Practical Tips for Geo Targeting

May 2, 2019

Geo-targeting – referred to as geo – means using geographic information for consumer content delivery on various devices. The content received by the customer is geared toward their location. You may also know geo by the term “local pay-per click (PPC).” It’s an essential part of targeting customers in your area. Here’s are eight of the most practical tips for using geo.

1. Define Your Distance

The distance used for geo depends on your business. A restaurant serving breakfast and lunch in a business district may want to target potential customers within two miles, while other enterprises may choose a longer or shorter geo perimeter.

2. Know Your Demographics

Every business has a target audience, and most businesses cater to a particular demographic, albeit with some crossovers. You want to geo the demographic most likely to become a customer whether it is by residential or work location. If you don’t have a good breakdown of your customer base by income, age, education and the like, it’s critical you develop one immediately.

3. Exclude Non-Target Areas

Knowing your customers means knowing where you will find them and where you won’t. You can ensure that geo excludes locations where your customers are rarely found. You can also save money by excluding non-target areas, as blanketing a location with ads rather than proving selective will result in higher ad charges.

4. Short-term Venues

Stay abreast of short-term venues that may include your target audience. For example, a local stadium may host different types of sports, or play host to various types of entertainers. You can geo your target demographic based on the band performing or the teams playing.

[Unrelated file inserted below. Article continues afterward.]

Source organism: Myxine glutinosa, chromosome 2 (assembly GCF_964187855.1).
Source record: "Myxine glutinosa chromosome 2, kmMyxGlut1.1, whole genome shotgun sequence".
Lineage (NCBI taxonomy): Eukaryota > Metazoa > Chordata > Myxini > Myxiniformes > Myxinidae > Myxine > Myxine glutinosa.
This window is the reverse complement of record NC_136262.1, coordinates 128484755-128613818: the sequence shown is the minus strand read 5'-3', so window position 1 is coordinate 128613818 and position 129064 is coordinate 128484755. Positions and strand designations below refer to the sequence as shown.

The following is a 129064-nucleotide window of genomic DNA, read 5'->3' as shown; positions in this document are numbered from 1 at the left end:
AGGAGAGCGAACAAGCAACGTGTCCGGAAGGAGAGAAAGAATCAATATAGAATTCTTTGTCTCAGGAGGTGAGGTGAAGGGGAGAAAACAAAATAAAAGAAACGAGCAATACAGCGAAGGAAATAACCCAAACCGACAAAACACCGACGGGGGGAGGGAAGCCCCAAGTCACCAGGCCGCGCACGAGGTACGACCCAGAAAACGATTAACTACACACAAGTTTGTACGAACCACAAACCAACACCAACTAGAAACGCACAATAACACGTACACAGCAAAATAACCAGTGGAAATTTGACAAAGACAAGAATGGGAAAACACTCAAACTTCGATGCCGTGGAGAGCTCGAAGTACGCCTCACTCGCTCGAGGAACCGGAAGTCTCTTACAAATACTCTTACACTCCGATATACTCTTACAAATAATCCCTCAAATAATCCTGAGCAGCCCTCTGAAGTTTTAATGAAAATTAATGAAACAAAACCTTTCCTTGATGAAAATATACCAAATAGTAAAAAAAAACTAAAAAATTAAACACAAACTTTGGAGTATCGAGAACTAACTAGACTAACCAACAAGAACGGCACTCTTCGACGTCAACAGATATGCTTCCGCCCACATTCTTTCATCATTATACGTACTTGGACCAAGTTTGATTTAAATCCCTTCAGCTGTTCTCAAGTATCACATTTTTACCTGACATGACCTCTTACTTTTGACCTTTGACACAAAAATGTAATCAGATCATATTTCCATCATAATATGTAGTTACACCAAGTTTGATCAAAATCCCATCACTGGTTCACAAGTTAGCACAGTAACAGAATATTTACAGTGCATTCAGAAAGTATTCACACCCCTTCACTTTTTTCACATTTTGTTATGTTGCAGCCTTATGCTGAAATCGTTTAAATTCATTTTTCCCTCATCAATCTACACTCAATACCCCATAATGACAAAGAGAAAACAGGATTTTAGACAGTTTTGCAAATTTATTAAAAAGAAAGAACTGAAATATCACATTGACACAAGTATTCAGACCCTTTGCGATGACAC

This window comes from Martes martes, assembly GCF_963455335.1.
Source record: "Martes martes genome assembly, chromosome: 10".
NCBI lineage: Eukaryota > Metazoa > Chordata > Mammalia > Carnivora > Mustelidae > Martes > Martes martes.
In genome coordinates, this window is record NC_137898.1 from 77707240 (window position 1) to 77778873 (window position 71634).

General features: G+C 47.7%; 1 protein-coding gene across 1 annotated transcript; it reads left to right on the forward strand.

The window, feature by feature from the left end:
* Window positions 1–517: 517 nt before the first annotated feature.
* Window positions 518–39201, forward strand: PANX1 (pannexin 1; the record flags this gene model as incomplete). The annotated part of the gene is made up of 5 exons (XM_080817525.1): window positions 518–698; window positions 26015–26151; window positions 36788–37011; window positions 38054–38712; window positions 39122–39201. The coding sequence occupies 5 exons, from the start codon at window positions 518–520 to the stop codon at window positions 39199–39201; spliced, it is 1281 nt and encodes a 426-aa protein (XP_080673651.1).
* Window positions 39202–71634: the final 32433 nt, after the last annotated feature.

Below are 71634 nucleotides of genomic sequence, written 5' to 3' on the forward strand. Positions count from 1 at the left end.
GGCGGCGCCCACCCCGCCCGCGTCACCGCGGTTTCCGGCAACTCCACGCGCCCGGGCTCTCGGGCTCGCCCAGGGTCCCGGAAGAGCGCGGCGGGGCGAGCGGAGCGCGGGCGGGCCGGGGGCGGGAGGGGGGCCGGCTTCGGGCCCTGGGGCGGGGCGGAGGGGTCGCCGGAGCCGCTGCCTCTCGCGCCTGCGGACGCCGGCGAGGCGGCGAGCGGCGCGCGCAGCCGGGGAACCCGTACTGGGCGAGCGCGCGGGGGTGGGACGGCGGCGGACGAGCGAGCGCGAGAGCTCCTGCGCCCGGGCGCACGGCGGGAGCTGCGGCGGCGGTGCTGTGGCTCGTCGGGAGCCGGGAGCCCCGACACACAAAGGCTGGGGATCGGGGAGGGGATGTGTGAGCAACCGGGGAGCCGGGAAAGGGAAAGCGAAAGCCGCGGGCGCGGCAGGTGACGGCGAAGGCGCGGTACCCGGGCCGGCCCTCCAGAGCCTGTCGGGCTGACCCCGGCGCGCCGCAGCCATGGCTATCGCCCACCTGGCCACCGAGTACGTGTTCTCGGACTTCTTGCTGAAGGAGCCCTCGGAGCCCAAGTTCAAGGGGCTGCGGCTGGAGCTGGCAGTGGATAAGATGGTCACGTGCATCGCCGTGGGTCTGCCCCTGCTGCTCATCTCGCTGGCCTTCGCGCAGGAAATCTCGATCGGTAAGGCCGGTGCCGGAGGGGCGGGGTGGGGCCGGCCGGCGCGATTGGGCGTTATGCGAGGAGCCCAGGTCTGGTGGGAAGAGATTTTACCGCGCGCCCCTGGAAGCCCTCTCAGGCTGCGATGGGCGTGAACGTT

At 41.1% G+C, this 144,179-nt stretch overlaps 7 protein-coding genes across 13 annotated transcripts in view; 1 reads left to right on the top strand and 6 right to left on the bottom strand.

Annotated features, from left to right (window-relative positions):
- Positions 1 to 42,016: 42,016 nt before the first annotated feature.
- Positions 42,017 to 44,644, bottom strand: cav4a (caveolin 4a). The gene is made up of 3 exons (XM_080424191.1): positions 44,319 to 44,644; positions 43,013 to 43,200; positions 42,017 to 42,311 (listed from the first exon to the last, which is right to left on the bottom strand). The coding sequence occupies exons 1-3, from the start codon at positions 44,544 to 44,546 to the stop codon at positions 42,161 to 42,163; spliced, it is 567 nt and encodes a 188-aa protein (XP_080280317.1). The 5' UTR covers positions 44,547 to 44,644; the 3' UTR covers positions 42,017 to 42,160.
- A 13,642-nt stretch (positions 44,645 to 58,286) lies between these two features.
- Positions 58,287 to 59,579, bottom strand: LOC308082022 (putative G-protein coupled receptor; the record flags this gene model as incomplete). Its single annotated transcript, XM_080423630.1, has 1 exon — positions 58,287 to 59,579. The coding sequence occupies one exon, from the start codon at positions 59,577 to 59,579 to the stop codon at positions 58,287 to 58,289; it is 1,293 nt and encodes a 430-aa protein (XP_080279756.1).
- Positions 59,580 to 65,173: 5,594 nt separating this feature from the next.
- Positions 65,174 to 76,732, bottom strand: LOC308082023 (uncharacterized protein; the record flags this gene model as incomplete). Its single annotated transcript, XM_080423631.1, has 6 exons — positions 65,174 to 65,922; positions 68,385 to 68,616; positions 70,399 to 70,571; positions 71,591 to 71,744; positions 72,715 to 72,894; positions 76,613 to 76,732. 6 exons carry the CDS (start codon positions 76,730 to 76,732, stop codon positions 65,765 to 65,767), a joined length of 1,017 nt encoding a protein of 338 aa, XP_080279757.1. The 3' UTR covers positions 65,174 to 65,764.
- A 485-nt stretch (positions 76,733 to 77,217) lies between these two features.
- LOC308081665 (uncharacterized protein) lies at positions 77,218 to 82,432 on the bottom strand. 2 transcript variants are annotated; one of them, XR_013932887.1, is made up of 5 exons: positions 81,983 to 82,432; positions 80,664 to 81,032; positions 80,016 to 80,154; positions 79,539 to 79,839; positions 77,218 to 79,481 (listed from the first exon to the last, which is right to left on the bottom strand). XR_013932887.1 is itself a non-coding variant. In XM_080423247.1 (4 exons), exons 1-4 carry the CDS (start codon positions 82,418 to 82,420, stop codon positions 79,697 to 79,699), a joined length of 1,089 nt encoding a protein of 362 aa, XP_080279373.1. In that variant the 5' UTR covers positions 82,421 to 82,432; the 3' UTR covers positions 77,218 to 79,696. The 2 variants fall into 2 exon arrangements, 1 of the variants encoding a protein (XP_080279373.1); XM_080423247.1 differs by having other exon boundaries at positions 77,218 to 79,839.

5. Locations and Keywords

Your geo includes location-specific keywords to drive customers to your business or service. When people Google for particular information, it’s along the lines of “dentists in Dallas” or “ballet lessons in Denver.” Besides the name of your city and your service, use other geo keywords, such as zip codes, distinct neighborhoods, tourist sites and the like. If you operate a restaurant in Orlando, Florida, keywords for geo could include “restaurants near Disney World.”

6. Landing Page Locations

Along with your locations and keywords, you also need landing pages with specific locations and targets. The idea is sending the potential customer to a landing page corresponding with the information they clicked on, or to products targeted to their demographic. Take a car dealership, for example. The geo for the upper-income demographic will take them to higher-end vehicles, while the geo for a lower-income demographics may take them to used vehicles or less expensive models.

7. Geo Events

Target your audience around specific events and celebrations happening in your area, such as the major holidays for supermarkets, or bars on St. Patrick’s Day. Pay attention to the weather. If there’s a heatwave coming, a drugstore can advertise sunscreen and similar items.

8. Use Search History

Search history geo shows you where customers may head, even if they aren’t there yet. For example, if a search history reveals someone in Michigan searching for information on Disney World, Orlando tourist businesses want to know about them.